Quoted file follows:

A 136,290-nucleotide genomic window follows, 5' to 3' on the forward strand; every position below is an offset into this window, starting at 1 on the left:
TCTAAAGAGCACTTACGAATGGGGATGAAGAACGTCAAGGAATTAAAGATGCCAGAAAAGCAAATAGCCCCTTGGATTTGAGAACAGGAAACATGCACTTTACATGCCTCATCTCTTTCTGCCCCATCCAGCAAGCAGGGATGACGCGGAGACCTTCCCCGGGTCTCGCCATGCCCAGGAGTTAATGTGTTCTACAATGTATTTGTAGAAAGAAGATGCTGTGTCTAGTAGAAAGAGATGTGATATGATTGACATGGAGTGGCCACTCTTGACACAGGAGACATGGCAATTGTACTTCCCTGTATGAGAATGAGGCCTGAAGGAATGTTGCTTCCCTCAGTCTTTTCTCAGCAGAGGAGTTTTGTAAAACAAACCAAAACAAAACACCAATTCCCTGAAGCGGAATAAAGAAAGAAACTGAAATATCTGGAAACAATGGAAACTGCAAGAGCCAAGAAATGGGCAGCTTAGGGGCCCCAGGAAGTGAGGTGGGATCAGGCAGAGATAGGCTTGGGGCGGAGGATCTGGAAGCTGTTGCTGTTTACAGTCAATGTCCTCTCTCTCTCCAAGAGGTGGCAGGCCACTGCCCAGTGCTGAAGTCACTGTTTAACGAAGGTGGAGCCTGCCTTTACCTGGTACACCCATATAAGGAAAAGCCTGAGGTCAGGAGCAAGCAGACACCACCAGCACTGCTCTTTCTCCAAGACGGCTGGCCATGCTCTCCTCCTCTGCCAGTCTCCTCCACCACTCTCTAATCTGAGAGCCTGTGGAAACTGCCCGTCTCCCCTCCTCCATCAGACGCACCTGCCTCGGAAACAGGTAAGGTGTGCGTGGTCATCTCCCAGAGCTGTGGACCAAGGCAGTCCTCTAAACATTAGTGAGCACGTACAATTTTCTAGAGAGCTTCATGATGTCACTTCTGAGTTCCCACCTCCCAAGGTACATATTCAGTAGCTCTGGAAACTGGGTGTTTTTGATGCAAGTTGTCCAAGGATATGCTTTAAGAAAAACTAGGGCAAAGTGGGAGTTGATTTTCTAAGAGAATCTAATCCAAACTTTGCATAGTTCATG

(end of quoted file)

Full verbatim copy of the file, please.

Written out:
A 136,290-nucleotide genomic window follows, 5' to 3' on the forward strand; every position below is an offset into this window, starting at 1 on the left:
TCTAAAGAGCACTTACGAATGGGGATGAAGAACGTCAAGGAATTAAAGATGCCAGAAAAGCAAATAGCCCCTTGGATTTGAGAACAGGAAACATGCACTTTACATGCCTCATCTCTTTCTGCCCCATCCAGCAAGCAGGGATGACGCGGAGACCTTCCCCGGGTCTCGCCATGCCCAGGAGTTAATGTGTTCTACAATGTATTTGTAGAAAGAAGATGCTGTGTCTAGTAGAAAGAGATGTGATATGATTGACATGGAGTGGCCACTCTTGACACAGGAGACATGGCAATTGTACTTCCCTGTATGAGAATGAGGCCTGAAGGAATGTTGCTTCCCTCAGTCTTTTCTCAGCAGAGGAGTTTTGTAAAACAAACCAAAACAAAACACCAATTCCCTGAAGCGGAATAAAGAAAGAAACTGAAATATCTGGAAACAATGGAAACTGCAAGAGCCAAGAAATGGGCAGCTTAGGGGCCCCAGGAAGTGAGGTGGGATCAGGCAGAGATAGGCTTGGGGCGGAGGATCTGGAAGCTGTTGCTGTTTACAGTCAATGTCCTCTCTCTCTCCAAGAGGTGGCAGGCCACTGCCCAGTGCTGAAGTCACTGTTTAACGAAGGTGGAGCCTGCCTTTACCTGGTACACCCATATAAGGAAAAGCCTGAGGTCAGGAGCAAGCAGACACCACCAGCACTGCTCTTTCTCCAAGACGGCTGGCCATGCTCTCCTCCTCTGCCAGTCTCCTCCACCACTCTCTAATCTGAGAGCCTGTGGAAACTGCCCGTCTCCCCTCCTCCATCAGACGCACCTGCCTCGGAAACAGGTAAGGTGTGCGTGGTCATCTCCCAGAGCTGTGGACCAAGGCAGTCCTCTAAACATTAGTGAGCACGTACAATTTTCTAGAGAGCTTCATGATGTCACTTCTGAGTTCCCACCTCCCAAGGTACATATTCAGTAGCTCTGGAAACTGGGTGTTTTTGATGCAAGTTGTCCAAGGATATGCTTTAAGAAAAACTAGGGCAAAGTGGGAGTTGATTTTCTAAGAGAATCTAATCCAAACTTTGCATAGTTCATG